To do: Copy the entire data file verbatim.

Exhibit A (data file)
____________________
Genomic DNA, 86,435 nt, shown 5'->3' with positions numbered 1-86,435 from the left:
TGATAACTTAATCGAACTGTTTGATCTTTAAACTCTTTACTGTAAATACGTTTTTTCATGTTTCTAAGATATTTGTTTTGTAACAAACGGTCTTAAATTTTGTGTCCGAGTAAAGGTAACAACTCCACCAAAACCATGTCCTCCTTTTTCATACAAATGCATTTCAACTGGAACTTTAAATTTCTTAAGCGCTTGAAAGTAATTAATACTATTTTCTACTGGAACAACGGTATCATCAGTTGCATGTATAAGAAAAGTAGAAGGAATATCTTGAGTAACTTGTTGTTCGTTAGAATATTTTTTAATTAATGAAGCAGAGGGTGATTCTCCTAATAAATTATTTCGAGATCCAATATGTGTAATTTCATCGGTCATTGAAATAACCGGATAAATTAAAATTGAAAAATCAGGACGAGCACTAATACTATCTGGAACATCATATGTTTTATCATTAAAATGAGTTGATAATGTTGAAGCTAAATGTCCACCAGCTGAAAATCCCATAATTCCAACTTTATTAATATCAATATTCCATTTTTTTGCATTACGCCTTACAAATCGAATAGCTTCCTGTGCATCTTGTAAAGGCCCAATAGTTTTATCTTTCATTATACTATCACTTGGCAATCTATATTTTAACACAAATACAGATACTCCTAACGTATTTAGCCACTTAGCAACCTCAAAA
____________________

Genomic DNA, 86,435 nt, shown 5'->3' with positions numbered 1-86,435 from the left:
TGATAACTTAATCGAACTGTTTGATCTTTAAACTCTTTACTGTAAATACGTTTTTTCATGTTTCTAAGATATTTGTTTTGTAACAAACGGTCTTAAATTTTGTGTCCGAGTAAAGGTAACAACTCCACCAAAACCATGTCCTCCTTTTTCATACAAATGCATTTCAACTGGAACTTTAAATTTCTTAAGCGCTTGAAAGTAATTAATACTATTTTCTACTGGAACAACGGTATCATCAGTTGCATGTATAAGAAAAGTAGAAGGAATATCTTGAGTAACTTGTTGTTCGTTAGAATATTTTTTAATTAATGAAGCAGAGGGTGATTCTCCTAATAAATTATTTCGAGATCCAATATGTGTAATTTCATCGGTCATTGAAATAACCGGATAAATTAAAATTGAAAAATCAGGACGAGCACTAATACTATCTGGAACATCATATGTTTTATCATTAAAATGAGTTGATAATGTTGAAGCTAAATGTCCACCAGCTGAAAATCCCATAATTCCAACTTTATTAATATCAATATTCCATTTTTTTGCATTACGCCTTACAAATCGAATAGCTTCCTGTGCATCTTGTAAAGGCCCAATAGTTTTATCTTTCATTATACTATCACTTGGCAATCTATATTTTAACACAAATACAGATACTCCTAACGTATTTAGCCACTTAGCAACCTCAAAA